Denver, January 6, 2021
Dearest Shraddha and Dinesh,
I started to write this letter about the turning of the year and the end of a decade 5 days ago. It was to be an end-of-the-year soul searching exercise. However, having distracted myself from writing it for several valid reasons, I take the letter up again at a very compelling moment. Yesterday morning I received a call from my father’s caregiver that he wasn’t responding to her when she tried to wake him. He wasn’t breathing, so she called 911 and started to give him CPR. When the ambulance arrived, she told me they tried to resuscitate my father for 20 minutes, with no success. He passed at the age of 96 in his own home in his sleep.
I am, quite frankly, ambivalent about how I feel. Of course, I am deeply saddened at the loss of another parent (my mom passed in March, 2020). Losing both parents less than 10 months apart is a very sobering experience. Although you expect it (they were both in their 90s), it doesn’t make it easier, by any means, when you are faced with the stark reality of death. As I said, my father died peacefully – no suffering, no pain. For that I am grateful. I am also grateful that he has passed. This is where my ambivalence makes its appearance. You see, he really didn’t have a quality of life. He was old, fragile, and only partially lucid. His cognitive functions were beginning to decline more rapidly. Yes, he knew who I was when I called him every other day, but he couldn’t carry on a basic conversation. The phone calls lasted typically 1 – 2 minutes and we would hang up. I would slowly shake my head vowing to myself not to allow the indignity to myself and to those around me of becoming a withered brain within a withered body.
Yes, I miss my father and my mother with profound grief. Yet I also know that impermanence is the signature of all living things. As Dogen observed:
The world? Moonlit drops
Shaken from the crane’s bill.
I am feeling peaceful in believing my parents’ energy is, perhaps, animating a sunflower in a large field in the Umbrian countryside. Or it is illuminating a hive of honey bees in the Redwood forest of northern California. Or it is pulsing joyfully through the body of a 6 year old child playing in a dusty alley in Istanbul.
As I watched in silent awe the conjunction of Jupiter and Saturn on December 21st, I thought to myself: “All the people around the world, including me, looking up at the sky and witnessing this rare event will be long gone from this life when this event repeats itself 800 years from now. Everyone. But just as Jupiter and Saturn will obey the cycle of eternal return, so do we return (hopefully without an 800 year lag.) Perhaps my mother and father are engaged in a waltz on Jupiter right now? Or holding hands on Hyperion or Callisto watching the rings of Saturn slowly turn in their own cycle.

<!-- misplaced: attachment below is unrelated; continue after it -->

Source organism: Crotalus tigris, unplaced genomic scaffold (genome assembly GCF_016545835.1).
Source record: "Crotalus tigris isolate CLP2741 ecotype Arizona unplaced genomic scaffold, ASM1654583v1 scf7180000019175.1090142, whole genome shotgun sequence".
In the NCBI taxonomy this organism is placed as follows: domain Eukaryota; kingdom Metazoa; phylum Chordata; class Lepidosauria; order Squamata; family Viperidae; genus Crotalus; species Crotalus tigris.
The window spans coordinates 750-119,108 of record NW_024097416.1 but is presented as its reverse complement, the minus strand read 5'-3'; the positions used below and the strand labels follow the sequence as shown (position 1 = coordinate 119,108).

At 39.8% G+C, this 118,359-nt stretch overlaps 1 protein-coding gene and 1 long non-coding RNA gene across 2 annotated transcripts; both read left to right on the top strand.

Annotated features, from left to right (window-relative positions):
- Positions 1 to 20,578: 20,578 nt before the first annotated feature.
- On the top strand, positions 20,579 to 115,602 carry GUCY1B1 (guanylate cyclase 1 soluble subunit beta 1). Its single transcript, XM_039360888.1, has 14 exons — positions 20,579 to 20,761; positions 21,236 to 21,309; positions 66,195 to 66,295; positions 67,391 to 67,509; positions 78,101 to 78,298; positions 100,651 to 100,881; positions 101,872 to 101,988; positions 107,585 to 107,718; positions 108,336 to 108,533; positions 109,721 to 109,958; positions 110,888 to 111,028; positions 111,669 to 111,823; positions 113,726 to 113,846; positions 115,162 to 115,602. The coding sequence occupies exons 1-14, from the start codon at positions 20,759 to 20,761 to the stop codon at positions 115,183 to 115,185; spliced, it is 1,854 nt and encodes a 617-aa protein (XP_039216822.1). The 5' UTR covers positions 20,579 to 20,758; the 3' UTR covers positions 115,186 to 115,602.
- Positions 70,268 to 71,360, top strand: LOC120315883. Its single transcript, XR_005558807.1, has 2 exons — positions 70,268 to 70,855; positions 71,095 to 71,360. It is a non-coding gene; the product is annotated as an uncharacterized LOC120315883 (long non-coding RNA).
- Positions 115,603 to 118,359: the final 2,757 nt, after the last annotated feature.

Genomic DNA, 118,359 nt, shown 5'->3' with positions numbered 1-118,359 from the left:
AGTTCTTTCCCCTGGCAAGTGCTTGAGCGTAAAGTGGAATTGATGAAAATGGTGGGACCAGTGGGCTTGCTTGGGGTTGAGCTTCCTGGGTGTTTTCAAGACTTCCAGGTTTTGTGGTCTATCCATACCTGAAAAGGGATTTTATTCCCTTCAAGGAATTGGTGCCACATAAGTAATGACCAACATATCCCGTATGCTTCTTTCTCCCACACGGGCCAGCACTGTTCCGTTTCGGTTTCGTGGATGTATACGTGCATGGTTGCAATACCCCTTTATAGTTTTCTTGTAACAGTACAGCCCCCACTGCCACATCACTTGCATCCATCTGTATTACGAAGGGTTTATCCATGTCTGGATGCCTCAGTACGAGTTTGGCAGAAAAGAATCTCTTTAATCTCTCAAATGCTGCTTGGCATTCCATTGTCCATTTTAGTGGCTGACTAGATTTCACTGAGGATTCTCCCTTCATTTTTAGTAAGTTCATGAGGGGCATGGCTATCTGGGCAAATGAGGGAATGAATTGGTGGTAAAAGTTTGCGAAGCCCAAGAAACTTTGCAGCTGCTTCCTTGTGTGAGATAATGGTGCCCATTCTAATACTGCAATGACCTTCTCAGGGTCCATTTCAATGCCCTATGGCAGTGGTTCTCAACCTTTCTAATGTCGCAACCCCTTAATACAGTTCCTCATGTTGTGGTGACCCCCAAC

There has been so much sickness and death in 2020. I believe we all have had to be more soberly realistic about our own mortality more frequently lately as we put on our masks to take a walk or pick up groceries. But I also realized that once I start to focus on death, I cease to live my fullest. Of course, that does not mean I throw caution to the wind and ignore all safety measures to prevent infection. On the contrary, I wear my mask everywhere I go (which is very limited) and seriously respect others’ health as well as my own. But I do not fill my day with fear and anxiety about death. I remember something that I read by the great American poet Walt Whitman in Song of Myself about death when my favorite grandfather, Umberto DiTomassi died:
“What do you think has become of the young and old men? And what do you think has become of the women and children? They are alive and well somewhere, The smallest sprout shows there is really no death, And if ever there was it led forward life, and does not wait at the end to arrest it, And ceas’d the moment life appear’d. All goes onward and outward, nothing collapses, And to die is different from what any one supposed, and luckier.”
So, I have arrived at a place of both profound grief as well as sublime hope. As the eternal cycle of life perpetuates around us, Shraddha and Dinesh, I find myself at the still point of a turning world. Neither sad, nor joyful. Neither grieving, nor celebrating. Neither alive, nor dead. Just here in the middle of 2 eternities for now.
I also know I am not alone here. I am in very good company with you both.
Much unconditional love for 2021 to you both…